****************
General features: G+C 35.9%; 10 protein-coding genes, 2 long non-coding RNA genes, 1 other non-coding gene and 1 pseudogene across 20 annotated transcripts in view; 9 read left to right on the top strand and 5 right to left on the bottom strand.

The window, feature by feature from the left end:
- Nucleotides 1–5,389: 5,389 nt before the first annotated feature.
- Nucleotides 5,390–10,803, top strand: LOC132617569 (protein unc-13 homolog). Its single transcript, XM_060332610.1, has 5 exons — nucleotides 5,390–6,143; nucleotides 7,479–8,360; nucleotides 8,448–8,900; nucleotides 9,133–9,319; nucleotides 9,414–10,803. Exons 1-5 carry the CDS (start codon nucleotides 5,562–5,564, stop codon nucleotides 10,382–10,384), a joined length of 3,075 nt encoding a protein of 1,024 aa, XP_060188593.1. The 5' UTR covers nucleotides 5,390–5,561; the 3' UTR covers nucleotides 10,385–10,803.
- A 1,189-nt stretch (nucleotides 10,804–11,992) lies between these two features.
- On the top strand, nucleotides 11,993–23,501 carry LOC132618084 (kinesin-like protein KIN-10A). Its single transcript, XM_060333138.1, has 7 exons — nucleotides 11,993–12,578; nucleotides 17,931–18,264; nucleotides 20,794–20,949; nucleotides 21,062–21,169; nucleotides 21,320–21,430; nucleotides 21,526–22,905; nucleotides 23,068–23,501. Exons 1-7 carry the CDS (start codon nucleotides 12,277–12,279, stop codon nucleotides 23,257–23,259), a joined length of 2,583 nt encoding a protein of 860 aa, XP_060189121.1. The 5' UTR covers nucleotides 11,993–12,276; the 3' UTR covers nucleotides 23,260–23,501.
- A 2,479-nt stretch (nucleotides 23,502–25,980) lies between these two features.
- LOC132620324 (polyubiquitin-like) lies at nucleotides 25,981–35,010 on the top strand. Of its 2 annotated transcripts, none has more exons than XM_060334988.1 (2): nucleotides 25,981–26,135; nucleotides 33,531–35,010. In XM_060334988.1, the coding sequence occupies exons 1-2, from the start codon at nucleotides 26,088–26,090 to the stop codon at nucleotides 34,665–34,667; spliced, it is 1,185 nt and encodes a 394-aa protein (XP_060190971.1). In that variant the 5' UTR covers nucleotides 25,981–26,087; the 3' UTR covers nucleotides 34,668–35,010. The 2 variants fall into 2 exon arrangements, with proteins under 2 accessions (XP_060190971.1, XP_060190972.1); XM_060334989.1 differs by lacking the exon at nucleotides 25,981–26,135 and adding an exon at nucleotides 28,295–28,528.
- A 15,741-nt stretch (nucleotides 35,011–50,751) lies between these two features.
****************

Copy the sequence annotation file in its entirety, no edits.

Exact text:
General features: G+C 35.9%; 10 protein-coding genes, 2 long non-coding RNA genes, 1 other non-coding gene and 1 pseudogene across 20 annotated transcripts in view; 9 read left to right on the top strand and 5 right to left on the bottom strand.

The window, feature by feature from the left end:
- Nucleotides 1–5,389: 5,389 nt before the first annotated feature.
- Nucleotides 5,390–10,803, top strand: LOC132617569 (protein unc-13 homolog). Its single transcript, XM_060332610.1, has 5 exons — nucleotides 5,390–6,143; nucleotides 7,479–8,360; nucleotides 8,448–8,900; nucleotides 9,133–9,319; nucleotides 9,414–10,803. Exons 1-5 carry the CDS (start codon nucleotides 5,562–5,564, stop codon nucleotides 10,382–10,384), a joined length of 3,075 nt encoding a protein of 1,024 aa, XP_060188593.1. The 5' UTR covers nucleotides 5,390–5,561; the 3' UTR covers nucleotides 10,385–10,803.
- A 1,189-nt stretch (nucleotides 10,804–11,992) lies between these two features.
- On the top strand, nucleotides 11,993–23,501 carry LOC132618084 (kinesin-like protein KIN-10A). Its single transcript, XM_060333138.1, has 7 exons — nucleotides 11,993–12,578; nucleotides 17,931–18,264; nucleotides 20,794–20,949; nucleotides 21,062–21,169; nucleotides 21,320–21,430; nucleotides 21,526–22,905; nucleotides 23,068–23,501. Exons 1-7 carry the CDS (start codon nucleotides 12,277–12,279, stop codon nucleotides 23,257–23,259), a joined length of 2,583 nt encoding a protein of 860 aa, XP_060189121.1. The 5' UTR covers nucleotides 11,993–12,276; the 3' UTR covers nucleotides 23,260–23,501.
- A 2,479-nt stretch (nucleotides 23,502–25,980) lies between these two features.
- LOC132620324 (polyubiquitin-like) lies at nucleotides 25,981–35,010 on the top strand. Of its 2 annotated transcripts, none has more exons than XM_060334988.1 (2): nucleotides 25,981–26,135; nucleotides 33,531–35,010. In XM_060334988.1, the coding sequence occupies exons 1-2, from the start codon at nucleotides 26,088–26,090 to the stop codon at nucleotides 34,665–34,667; spliced, it is 1,185 nt and encodes a 394-aa protein (XP_060190971.1). In that variant the 5' UTR covers nucleotides 25,981–26,087; the 3' UTR covers nucleotides 34,668–35,010. The 2 variants fall into 2 exon arrangements, with proteins under 2 accessions (XP_060190971.1, XP_060190972.1); XM_060334989.1 differs by lacking the exon at nucleotides 25,981–26,135 and adding an exon at nucleotides 28,295–28,528.
- A 15,741-nt stretch (nucleotides 35,011–50,751) lies between these two features.